Law360 (October 28, 2020, 7:11 PM EDT) -- The lessons learned in the global financial crisis of 2008 allowed Congress and financial regulators to move faster and with more precise measures to boost a wavering economy brought on by the coronavirus pandemic, a panel of legal experts said Tuesday.
Attorney Thomas Baxter Jr., who was general counsel of the Federal Reserve Bank of New York during the financial crisis, said one important element of both emergency situations was the "healing power" of the special purpose vehicle, a legal entity that acts as a funding structure for businesses in need.
The Fed typically forms such an entity as a Delaware limited liability corporation and uses it to move money from its programs to distressed companies.
In 2008, different LLCs bought assets from Bear Stearns and AIG and later resold them. And earlier this year, the Fed created vehicles to move loans from a primary market credit facility to large corporations, as well as loans to smaller businesses through its Main Street Lending Program. Terms of the deals vary with each vehicle.
Baxter, now with Sullivan & Cromwell LLP in New York, helped push the special vehicle idea in 2008 to save failing financial institutions, and he advised clients about their use this year as COVID-19 threatened the economy.
He was one of five experts who spoke at a Rutgers Law School forum titled "Ten Years After the Dodd-Frank Act: Looking Back and Looking Forward," the first in a virtual symposium series.
Baxter also emphasized the "unheralded feature of Dodd-Frank": the building of risk management into the governance frameworks of financial institutions.
Institutions "need to be equipped to address the financial effects of economic shock," he said. "I presume you will not be able to predict the nature of every trigger that will provoke an economic shock."
Another speaker, professor Kathryn Judge of Columbia Law School, an expert on financial markets and regulation, said there are three key differences between the 2008 crisis and the current coronavirus crisis.
"First was the nature of the shock," she said. "In the last crisis, there was an endogenous buildup of risk that threatened the health of the economy. Here, the shock was exogenous — a pandemic that no one saw coming."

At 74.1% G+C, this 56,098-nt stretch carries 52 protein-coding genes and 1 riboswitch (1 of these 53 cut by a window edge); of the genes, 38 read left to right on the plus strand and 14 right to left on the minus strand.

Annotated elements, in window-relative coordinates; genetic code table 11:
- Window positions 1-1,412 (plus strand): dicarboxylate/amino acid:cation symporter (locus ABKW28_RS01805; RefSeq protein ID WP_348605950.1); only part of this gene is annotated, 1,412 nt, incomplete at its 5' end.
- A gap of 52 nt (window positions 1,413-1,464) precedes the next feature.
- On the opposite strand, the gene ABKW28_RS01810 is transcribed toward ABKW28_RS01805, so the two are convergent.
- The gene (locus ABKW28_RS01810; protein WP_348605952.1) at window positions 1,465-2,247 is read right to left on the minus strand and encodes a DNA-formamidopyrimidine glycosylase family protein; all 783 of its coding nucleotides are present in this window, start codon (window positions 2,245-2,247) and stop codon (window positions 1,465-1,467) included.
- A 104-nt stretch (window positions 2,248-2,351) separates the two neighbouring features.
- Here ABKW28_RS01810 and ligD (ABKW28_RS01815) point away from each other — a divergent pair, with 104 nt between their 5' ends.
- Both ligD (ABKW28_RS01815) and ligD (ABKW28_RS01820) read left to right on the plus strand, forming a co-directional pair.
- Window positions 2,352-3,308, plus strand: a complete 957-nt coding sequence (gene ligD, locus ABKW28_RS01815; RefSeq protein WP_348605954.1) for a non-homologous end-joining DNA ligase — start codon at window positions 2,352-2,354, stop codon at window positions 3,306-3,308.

Second was the speed of the response, she said. The financial crisis began to build in 2006, became clearer in the summer of 2007 and reached its peak in the fall of 2008.
The Fed met regularly and tried some innovative moves, Judge said, but because of uncertainty, about 13 months passed before it took drastic action in late 2008, and Congress didn't act until even later.
In contrast, when the first wave of the coronavirus hit in March, immediately putting people out of work, Congress reacted far more quickly, voting for fiscal stimulus directly to individuals and businesses along with expanded unemployment benefits.
Judge added that the "Fed was far more aggressive [and] stepped in quickly cutting interest rates," while providing credit facilities modeled from the 2008 crisis along with new ones.
"The economy looks very different this time around," she said. "I never would have guessed that the Fed could come in as quickly and aggressively as they did."
Thanks to capital requirements under the Dodd-Frank Act, Judge said banks went into the COVID-19 crisis much better capitalized than in 2008.
But she warned: "We are still facing a significant economic crisis that may yet evolve, but it is not yet a serious one."
Another panelist, Charles Yi, a partner at Arnold & Porter in Washington, D.C., spoke of the difficulty of getting Dodd-Frank and other bills passed amid the financial uncertainty and deep anger at the banking industry across the U.S.
Yi previously served as general counsel of the Federal Deposit Insurance Corp., chief counsel to the Senate Banking Committee, and deputy assistant secretary for banking and finance at the U.S. Department of the Treasury. In the latter two roles, he played a key part in creating and implementing Dodd-Frank.
A big difference Yi sees between the two crises is that last time, "Congress was asked to vote to make everyone pay for people who burned their own houses down" — that is, bail out the banks.
This time, however, "Everyone agreed this was an asteroid hitting the Earth, and we could agree on how to respond."
Others on the panel were moderator Jarryd Anderson, a senior counsel at Wells Fargo & Co. and a former policy adviser to the Board of Governors of the Federal Reserve System; James P. Bergin, deputy general counsel of the New York Fed and former chief of staff to New York Fed President William C. Dudley; and William Bratton, professor at the University of Pennsylvania Law School and co-director of its Institute for Law and Economics.
--Editing by Philip Shea and Jill Coffey.
For a reprint of this article, please contact firstname.lastname@example.org.